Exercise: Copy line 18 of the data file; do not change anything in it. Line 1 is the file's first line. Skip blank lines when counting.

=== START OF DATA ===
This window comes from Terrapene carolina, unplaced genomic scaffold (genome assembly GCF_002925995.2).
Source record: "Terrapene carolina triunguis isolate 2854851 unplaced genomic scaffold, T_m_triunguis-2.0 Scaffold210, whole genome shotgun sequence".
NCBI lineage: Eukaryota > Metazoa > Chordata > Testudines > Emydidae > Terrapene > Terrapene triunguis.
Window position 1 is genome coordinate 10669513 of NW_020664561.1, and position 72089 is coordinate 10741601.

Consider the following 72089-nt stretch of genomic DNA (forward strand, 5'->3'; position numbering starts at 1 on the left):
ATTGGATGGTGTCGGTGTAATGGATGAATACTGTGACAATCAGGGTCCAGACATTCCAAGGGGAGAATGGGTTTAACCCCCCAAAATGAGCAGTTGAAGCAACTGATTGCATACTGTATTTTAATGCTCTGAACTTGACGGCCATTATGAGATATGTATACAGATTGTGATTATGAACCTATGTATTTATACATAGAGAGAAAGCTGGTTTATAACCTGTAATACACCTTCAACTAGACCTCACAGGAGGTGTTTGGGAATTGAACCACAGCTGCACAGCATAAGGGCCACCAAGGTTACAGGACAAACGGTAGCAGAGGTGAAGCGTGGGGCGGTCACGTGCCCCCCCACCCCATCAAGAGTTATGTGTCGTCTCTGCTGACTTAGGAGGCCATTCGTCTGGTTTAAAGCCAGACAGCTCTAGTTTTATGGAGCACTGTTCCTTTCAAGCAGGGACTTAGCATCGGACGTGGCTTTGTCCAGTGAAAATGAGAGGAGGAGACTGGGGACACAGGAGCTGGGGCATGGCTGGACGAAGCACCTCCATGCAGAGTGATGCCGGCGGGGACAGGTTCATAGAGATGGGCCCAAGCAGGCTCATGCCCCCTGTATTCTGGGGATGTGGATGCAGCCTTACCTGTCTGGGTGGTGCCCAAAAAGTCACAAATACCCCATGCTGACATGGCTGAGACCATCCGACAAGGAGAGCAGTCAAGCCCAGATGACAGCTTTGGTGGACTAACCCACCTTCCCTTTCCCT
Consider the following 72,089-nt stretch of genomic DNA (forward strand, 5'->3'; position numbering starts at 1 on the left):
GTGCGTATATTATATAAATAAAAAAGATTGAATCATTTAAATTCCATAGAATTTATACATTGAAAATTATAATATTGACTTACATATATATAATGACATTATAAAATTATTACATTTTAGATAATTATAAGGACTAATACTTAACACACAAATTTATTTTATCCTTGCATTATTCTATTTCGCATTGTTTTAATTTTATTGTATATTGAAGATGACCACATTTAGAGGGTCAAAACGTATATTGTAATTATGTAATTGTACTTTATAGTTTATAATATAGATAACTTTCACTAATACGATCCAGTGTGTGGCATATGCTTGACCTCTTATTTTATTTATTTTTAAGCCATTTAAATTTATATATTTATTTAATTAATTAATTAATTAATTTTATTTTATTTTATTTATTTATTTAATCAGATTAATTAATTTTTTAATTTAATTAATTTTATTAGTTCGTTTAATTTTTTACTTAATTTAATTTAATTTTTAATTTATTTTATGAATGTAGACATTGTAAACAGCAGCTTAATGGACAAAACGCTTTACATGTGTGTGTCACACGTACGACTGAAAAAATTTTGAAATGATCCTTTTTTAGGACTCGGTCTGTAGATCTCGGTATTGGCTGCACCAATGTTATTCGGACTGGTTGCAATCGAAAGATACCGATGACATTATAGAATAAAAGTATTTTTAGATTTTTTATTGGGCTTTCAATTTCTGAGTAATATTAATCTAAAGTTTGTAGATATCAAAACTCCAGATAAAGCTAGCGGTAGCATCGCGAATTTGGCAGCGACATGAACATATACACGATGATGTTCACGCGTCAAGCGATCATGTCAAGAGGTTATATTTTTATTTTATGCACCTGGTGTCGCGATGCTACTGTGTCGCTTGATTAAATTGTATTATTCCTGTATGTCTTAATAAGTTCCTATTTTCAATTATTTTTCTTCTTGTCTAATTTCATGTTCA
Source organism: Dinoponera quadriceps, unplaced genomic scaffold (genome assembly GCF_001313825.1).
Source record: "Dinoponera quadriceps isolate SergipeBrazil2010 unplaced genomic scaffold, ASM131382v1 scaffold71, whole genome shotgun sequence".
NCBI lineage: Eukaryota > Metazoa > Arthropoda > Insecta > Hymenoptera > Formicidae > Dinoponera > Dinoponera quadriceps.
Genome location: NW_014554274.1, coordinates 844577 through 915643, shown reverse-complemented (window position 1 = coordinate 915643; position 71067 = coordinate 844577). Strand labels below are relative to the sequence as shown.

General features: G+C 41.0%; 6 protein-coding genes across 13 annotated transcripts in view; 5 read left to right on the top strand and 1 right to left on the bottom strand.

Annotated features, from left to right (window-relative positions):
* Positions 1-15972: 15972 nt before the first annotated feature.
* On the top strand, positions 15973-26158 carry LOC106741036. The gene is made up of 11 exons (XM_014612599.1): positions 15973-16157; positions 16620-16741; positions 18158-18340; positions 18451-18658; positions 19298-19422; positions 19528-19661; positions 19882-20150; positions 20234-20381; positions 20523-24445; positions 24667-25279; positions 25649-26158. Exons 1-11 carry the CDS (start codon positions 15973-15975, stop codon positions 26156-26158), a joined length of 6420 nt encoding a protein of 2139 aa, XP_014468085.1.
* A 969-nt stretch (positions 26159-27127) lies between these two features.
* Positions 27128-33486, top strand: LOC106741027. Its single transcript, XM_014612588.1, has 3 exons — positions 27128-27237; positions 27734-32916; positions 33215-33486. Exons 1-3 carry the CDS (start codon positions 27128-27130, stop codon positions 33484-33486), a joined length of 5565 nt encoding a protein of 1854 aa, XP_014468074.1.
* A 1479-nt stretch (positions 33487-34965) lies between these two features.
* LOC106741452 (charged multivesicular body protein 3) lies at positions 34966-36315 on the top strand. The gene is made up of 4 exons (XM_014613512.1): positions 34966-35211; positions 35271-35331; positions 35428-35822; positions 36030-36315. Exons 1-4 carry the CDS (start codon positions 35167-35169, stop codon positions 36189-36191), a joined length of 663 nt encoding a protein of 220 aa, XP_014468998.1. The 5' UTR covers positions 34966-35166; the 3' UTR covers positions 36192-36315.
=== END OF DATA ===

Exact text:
* Positions 27128-33486, top strand: LOC106741027. Its single transcript, XM_014612588.1, has 3 exons — positions 27128-27237; positions 27734-32916; positions 33215-33486. Exons 1-3 carry the CDS (start codon positions 27128-27130, stop codon positions 33484-33486), a joined length of 5565 nt encoding a protein of 1854 aa, XP_014468074.1.